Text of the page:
Survey Says: Measuring IT's Readiness for Digital Business

Posted 11/22/2017 by Dawn Colossi

During Commvault GO 2017 we announced the international survey, "Measuring IT’s Readiness for Digital Business," which uncovered an alarming gap between the expectations of management to transform their businesses to a digital business and the readiness of IT organizations to support digital transformation. We had a premise: while we are all talking about ‘digital transformation,' the people responsible for their company’s infrastructure, applications, and most important, DATA, the IT team would have to completely change the way they do their job to be able to support the business objectives.

Adapt or die

When talking about the results of this survey and the gap we found between management’s desire to move to a digital-first business and IT’s ability to drive the change needed to support that by giving their business access to data, one colleague balked that IT normally lags every time there’s a new technology. I need to challenge that. This study is not about IT’s ability to adopt a new technology; it’s about IT’s ability to support a complete change in the way companies need to operate to literally stay alive. Think about that. Not since the 1970s - when we saw the shift from local mom and pop shops as part of our daily lives to the large chains - has our world and the way we do business changed so radically.

Let me get extremely specific here for a moment. Every four weeks, Amazon delivers toilet paper to my front door. This means I’m not in a store considering changing brands based on price, marketing nor product placement. I don’t think about it at all; it just shows up. My brand loyalty is locked in until I actively do something to change that order, which is highly unlikely because I don’t think about it. At all. This is just one (very trivial) way the world has shifted due to digital business. We all know that there are much bigger and much more significant ways digital business has changed our lives. And most of us expect to deal with companies digitally first almost always.

Data at the center of digital business

So with data at the center of digital business, IT needs to be prepared to make that data available real time, all of the time. What they told us was eye opening:

  • The Importance of Data: More than 50 percent of respondents rank “better data collection and management” and “new tools to analyze increasingly sophisticated data” as more important to future success than better customer service, corporate reputation and high earnings.
  • Lack of Access to Data: 60 percent of respondents, including IT executives and IT personnel, think they have access to less than half of their organization's data.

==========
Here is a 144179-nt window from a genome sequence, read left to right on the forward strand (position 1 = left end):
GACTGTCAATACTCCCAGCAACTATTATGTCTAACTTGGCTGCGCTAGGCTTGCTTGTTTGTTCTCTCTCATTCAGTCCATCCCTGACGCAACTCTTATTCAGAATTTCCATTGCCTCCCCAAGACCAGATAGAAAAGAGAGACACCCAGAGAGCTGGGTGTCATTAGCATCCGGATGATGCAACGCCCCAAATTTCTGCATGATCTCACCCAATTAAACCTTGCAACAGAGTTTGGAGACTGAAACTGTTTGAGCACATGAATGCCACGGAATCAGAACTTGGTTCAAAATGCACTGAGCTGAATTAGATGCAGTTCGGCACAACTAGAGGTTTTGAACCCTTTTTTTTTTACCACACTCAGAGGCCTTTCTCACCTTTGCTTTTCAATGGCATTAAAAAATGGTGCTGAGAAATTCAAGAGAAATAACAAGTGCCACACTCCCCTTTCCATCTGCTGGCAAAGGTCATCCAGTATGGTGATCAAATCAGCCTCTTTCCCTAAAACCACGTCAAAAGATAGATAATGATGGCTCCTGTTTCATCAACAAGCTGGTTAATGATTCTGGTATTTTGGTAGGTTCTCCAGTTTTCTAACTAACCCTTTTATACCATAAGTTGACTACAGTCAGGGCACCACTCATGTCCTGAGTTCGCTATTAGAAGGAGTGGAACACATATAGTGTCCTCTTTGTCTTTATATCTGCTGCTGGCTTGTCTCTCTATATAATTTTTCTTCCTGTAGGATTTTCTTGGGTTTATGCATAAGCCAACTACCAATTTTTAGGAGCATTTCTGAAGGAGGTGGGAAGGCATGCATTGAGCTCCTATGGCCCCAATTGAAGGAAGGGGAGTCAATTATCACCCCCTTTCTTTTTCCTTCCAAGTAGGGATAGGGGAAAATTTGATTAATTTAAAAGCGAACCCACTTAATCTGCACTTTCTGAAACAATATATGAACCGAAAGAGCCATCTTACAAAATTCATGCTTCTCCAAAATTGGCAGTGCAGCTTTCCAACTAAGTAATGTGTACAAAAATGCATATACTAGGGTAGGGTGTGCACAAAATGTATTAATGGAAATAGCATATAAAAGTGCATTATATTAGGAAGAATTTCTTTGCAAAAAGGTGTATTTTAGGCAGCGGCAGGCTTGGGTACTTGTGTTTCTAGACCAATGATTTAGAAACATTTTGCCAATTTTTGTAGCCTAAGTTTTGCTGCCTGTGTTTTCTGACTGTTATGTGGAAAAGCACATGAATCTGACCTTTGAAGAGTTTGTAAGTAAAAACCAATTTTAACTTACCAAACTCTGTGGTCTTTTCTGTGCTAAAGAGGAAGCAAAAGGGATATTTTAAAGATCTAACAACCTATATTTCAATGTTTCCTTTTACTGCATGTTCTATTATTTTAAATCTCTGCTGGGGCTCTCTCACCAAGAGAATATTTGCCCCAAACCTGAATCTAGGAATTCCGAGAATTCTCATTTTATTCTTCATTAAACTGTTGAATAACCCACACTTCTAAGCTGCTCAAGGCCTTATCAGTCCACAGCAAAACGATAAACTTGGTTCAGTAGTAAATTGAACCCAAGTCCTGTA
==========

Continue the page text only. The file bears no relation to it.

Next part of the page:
• Perception Gap: While 41 percent of executives believe their organizations understand and are prepared for innovation (already a surprisingly low number) only 29 percent of IT personnel believe the same. Further, more than a third of IT personnel think executives would feel concerned, anxious or panicked if they knew more about their IT department, while another 16 percent said they’d be unhappy, angry or disgusted.
  • Lack of Bandwidth: Most IT executives prioritize day-to-day operations over innovation – and IT personnel follow their leads.
  • Lack of Skillsets: More than 50 percent of IT personnel believe their roles will change radically and they will need to acquire new skills to stay relevant.
  • Lack of Technology: More than two-thirds of respondents believe their organizations are not prepared for migrating data to the cloud, protecting that data, or bringing together all data in the company.
  • Lack of Commitment to Putting Vision into Practice: More than 40 percent of companies don’t yet have a formal, proactive plan for digital transformation.

Reality is, IT is simply not ready

We recently presented these results to 18 IT leaders at Commvault GO. They shared similar frustrations like, “We are so resource constrained, we don’t have time to do the big stuff.”

Another responded, “We had to make the tough decision to focus on automating, simplifying and sometimes completely eliminating some of the things we were responsible for in order to be able to focus our efforts on managing our data to support digital transformation.”

Those changes are a reality for our customers and that’s where we can help. They need to be data experts and that’s what we do. We can help them become experts with their data.

Dawn Colossi is a strategic marketing communications professional with 20-plus years of experience in Marketing, Corporate Communications and Public Relations. As the Senior Director of Engagement and Experience for Commvault, Dawn built an always-on customer-driven Marketing program that connects digital engagement with personal interactions driven by data. She has been named to the "Top Women in MarTech and Digital" and won the "SiriusDecisions ROI Award for Digital Content Marketing Strategy."